Council roads are going to pot: IAM
Citing figures published by the DfT, the IAM has concluded that the condition of roads maintained by local authorities did not improve between 2008 and 2011.
The DfT statistical bulletin ‘Road Conditions in England: 2011’ shows that the councils with the highest percentage of main (principal) roads requiring maintenance are Haringey (20%), Camden (17%), Oldham (14%) and Reading (14%).
The councils with the highest percentage of minor (non-principal) roads requiring maintenance are Newham (20%), North Lincolnshire (18%), and Haringey (18%).
Of the 89 councils that provided data, 38% reported that their minor roads deteriorated in 2010/11, 38% said they had remained the same, and 24% reported improvements.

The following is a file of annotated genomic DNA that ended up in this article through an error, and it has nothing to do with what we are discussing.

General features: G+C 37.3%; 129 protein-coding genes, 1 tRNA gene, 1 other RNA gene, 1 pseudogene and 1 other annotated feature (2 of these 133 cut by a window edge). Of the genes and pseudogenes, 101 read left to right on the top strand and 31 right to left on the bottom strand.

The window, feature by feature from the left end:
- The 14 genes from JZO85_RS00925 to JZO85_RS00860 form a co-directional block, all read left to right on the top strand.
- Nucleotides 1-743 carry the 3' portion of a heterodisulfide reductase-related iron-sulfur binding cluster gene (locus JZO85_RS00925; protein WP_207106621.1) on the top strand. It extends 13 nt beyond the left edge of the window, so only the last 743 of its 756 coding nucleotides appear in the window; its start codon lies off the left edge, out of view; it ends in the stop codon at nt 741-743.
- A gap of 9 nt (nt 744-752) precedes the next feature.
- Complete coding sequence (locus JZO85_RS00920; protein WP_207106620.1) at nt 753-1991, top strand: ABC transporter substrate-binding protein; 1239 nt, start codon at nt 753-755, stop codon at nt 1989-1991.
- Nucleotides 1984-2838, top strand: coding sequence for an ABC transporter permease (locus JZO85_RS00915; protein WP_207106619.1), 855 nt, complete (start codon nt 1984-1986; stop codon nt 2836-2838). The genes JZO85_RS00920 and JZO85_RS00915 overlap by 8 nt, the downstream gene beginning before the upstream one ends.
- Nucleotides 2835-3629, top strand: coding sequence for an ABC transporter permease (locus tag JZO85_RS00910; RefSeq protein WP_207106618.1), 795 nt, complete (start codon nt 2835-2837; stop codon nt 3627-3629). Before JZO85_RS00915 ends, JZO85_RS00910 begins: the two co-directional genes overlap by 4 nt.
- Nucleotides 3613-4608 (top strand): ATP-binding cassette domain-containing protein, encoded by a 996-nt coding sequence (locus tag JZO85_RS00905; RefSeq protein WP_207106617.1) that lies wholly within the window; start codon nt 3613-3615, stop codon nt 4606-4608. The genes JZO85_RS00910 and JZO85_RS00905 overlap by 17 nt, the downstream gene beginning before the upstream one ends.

The figures for main roads in the same period were 40% (deteriorated), 38% (the same) and 21% (improved).
Neil Greig, IAM director of policy and research, said: “Under the previous Government councils had targets to improve the condition of their roads. While the old system of road maintenance targets wasn’t perfect, the effect of the coalition scrapping these targets is evident in certain areas.
“Extra central Government money following recent bad winters and the public outcry over the state of the roads has helped to stem the tide, but only when we have a commitment to long term funding can councils really start to address the huge backlog of repairs.
“Poor road conditions damage vehicles, and are especially dangerous to cyclists and motorcyclists who can be easily thrown off course by potholes. They also put all road users at risk, as drivers take evasive action to avoid hitting them.”
For more information contact the IAM on 020 8996 9777.
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